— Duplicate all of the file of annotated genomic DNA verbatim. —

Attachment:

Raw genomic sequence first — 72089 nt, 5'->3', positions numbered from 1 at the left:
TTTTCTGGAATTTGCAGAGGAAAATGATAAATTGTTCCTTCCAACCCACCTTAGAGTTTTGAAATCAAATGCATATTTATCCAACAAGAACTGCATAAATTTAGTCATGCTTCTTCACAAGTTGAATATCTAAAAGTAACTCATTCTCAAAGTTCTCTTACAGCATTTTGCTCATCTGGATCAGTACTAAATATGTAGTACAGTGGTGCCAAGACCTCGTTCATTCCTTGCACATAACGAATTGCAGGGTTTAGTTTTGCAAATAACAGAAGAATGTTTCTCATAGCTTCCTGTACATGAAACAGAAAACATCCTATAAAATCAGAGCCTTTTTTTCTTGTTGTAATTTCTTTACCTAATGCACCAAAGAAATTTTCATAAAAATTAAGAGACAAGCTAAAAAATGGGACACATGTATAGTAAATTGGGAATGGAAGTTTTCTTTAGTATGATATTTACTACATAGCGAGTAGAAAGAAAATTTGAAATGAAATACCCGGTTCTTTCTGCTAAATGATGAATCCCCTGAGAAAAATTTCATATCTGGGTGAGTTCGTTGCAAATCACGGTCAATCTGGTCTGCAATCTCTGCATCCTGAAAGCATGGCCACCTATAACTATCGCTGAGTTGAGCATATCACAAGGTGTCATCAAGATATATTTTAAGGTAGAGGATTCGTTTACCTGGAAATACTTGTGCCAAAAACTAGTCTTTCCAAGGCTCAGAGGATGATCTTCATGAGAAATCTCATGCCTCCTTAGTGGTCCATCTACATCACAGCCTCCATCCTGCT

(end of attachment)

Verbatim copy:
Raw genomic sequence first — 72089 nt, 5'->3', positions numbered from 1 at the left:
TTTTCTGGAATTTGCAGAGGAAAATGATAAATTGTTCCTTCCAACCCACCTTAGAGTTTTGAAATCAAATGCATATTTATCCAACAAGAACTGCATAAATTTAGTCATGCTTCTTCACAAGTTGAATATCTAAAAGTAACTCATTCTCAAAGTTCTCTTACAGCATTTTGCTCATCTGGATCAGTACTAAATATGTAGTACAGTGGTGCCAAGACCTCGTTCATTCCTTGCACATAACGAATTGCAGGGTTTAGTTTTGCAAATAACAGAAGAATGTTTCTCATAGCTTCCTGTACATGAAACAGAAAACATCCTATAAAATCAGAGCCTTTTTTTCTTGTTGTAATTTCTTTACCTAATGCACCAAAGAAATTTTCATAAAAATTAAGAGACAAGCTAAAAAATGGGACACATGTATAGTAAATTGGGAATGGAAGTTTTCTTTAGTATGATATTTACTACATAGCGAGTAGAAAGAAAATTTGAAATGAAATACCCGGTTCTTTCTGCTAAATGATGAATCCCCTGAGAAAAATTTCATATCTGGGTGAGTTCGTTGCAAATCACGGTCAATCTGGTCTGCAATCTCTGCATCCTGAAAGCATGGCCACCTATAACTATCGCTGAGTTGAGCATATCACAAGGTGTCATCAAGATATATTTTAAGGTAGAGGATTCGTTTACCTGGAAATACTTGTGCCAAAAACTAGTCTTTCCAAGGCTCAGAGGATGATCTTCATGAGAAATCTCATGCCTCCTTAGTGGTCCATCTACATCACAGCCTCCATCCTGCT